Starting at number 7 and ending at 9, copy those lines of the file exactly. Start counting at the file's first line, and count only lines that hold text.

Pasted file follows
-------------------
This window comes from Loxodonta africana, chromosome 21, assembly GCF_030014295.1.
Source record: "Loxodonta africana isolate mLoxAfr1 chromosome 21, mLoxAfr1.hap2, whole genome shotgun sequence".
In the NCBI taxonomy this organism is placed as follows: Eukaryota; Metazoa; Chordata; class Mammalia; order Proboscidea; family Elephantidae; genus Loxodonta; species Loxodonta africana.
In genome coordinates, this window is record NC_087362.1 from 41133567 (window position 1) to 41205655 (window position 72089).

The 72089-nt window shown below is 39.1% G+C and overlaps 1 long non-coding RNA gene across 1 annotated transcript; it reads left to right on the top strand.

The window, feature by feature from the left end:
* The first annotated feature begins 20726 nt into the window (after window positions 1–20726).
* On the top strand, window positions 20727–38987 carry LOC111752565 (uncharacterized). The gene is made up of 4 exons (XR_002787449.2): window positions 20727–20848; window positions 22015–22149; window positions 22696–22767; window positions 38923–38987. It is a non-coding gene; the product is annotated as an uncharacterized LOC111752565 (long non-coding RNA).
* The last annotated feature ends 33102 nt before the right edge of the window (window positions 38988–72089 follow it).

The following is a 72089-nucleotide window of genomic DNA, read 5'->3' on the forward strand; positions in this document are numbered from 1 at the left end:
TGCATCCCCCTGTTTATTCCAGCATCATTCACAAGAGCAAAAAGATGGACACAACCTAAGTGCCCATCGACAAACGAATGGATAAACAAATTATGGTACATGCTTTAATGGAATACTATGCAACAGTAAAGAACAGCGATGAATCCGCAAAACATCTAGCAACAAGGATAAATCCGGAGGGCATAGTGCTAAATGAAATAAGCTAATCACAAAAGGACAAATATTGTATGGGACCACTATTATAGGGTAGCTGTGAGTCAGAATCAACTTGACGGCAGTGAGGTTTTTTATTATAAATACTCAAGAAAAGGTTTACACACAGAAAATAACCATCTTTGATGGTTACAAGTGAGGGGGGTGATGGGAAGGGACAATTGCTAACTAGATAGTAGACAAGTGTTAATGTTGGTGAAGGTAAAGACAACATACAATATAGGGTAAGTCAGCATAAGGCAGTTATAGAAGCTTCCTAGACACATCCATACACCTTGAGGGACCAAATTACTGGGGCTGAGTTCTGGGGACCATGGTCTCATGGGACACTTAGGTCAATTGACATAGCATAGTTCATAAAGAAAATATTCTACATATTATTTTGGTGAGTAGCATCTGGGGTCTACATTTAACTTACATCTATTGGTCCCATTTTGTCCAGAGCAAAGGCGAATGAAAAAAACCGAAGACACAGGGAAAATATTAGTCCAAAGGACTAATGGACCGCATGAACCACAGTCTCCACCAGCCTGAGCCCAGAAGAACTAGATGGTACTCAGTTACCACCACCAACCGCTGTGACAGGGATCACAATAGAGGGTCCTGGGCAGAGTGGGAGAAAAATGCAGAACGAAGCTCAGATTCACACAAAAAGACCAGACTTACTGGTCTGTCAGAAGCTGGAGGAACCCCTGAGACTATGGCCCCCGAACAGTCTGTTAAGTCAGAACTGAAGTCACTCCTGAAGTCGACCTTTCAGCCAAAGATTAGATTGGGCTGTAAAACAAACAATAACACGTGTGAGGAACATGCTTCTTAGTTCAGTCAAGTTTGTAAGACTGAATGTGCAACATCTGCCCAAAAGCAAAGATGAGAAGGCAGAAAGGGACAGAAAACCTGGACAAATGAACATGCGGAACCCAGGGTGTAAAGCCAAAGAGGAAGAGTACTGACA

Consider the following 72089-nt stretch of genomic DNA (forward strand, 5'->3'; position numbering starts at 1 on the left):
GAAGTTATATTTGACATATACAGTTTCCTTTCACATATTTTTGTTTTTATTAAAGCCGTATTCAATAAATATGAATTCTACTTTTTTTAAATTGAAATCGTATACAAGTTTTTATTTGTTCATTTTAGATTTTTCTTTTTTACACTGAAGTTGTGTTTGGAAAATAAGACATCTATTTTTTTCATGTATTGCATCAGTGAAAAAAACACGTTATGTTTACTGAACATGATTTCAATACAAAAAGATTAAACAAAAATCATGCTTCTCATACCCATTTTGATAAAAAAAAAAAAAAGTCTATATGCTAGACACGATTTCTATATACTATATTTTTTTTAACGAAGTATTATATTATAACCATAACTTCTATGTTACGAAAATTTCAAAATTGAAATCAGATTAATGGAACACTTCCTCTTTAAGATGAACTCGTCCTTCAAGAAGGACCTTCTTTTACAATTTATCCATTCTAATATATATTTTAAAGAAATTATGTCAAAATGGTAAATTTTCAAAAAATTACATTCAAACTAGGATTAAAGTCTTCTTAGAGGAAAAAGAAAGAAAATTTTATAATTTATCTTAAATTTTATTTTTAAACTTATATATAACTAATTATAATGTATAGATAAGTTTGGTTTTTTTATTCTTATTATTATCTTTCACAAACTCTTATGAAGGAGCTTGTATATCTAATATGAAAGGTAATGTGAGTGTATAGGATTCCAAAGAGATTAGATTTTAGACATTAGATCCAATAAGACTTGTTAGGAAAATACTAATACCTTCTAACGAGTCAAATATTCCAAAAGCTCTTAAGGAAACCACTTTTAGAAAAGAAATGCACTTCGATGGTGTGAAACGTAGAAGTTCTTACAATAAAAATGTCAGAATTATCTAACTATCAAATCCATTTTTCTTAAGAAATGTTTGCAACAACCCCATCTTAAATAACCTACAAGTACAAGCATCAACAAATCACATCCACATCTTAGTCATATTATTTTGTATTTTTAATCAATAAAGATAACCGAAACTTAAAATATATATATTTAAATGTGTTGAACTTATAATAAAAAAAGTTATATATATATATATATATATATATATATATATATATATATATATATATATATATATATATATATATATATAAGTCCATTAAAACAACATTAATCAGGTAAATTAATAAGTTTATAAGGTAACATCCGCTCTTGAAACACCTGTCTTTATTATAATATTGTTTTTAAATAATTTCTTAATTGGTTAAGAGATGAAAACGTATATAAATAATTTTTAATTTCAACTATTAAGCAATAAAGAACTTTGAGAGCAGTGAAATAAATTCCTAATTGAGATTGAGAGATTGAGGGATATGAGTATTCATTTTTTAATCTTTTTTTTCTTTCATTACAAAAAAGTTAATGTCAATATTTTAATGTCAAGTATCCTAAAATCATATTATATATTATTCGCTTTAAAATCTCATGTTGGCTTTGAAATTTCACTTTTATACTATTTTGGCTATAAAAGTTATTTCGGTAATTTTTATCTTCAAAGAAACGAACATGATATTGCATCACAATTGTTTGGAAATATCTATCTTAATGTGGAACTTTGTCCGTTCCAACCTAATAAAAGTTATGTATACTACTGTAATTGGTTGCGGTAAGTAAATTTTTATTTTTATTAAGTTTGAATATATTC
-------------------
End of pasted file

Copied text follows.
* The first annotated feature begins 20726 nt into the window (after window positions 1–20726).
* On the top strand, window positions 20727–38987 carry LOC111752565 (uncharacterized). The gene is made up of 4 exons (XR_002787449.2): window positions 20727–20848; window positions 22015–22149; window positions 22696–22767; window positions 38923–38987. It is a non-coding gene; the product is annotated as an uncharacterized LOC111752565 (long non-coding RNA).
* The last annotated feature ends 33102 nt before the right edge of the window (window positions 38988–72089 follow it).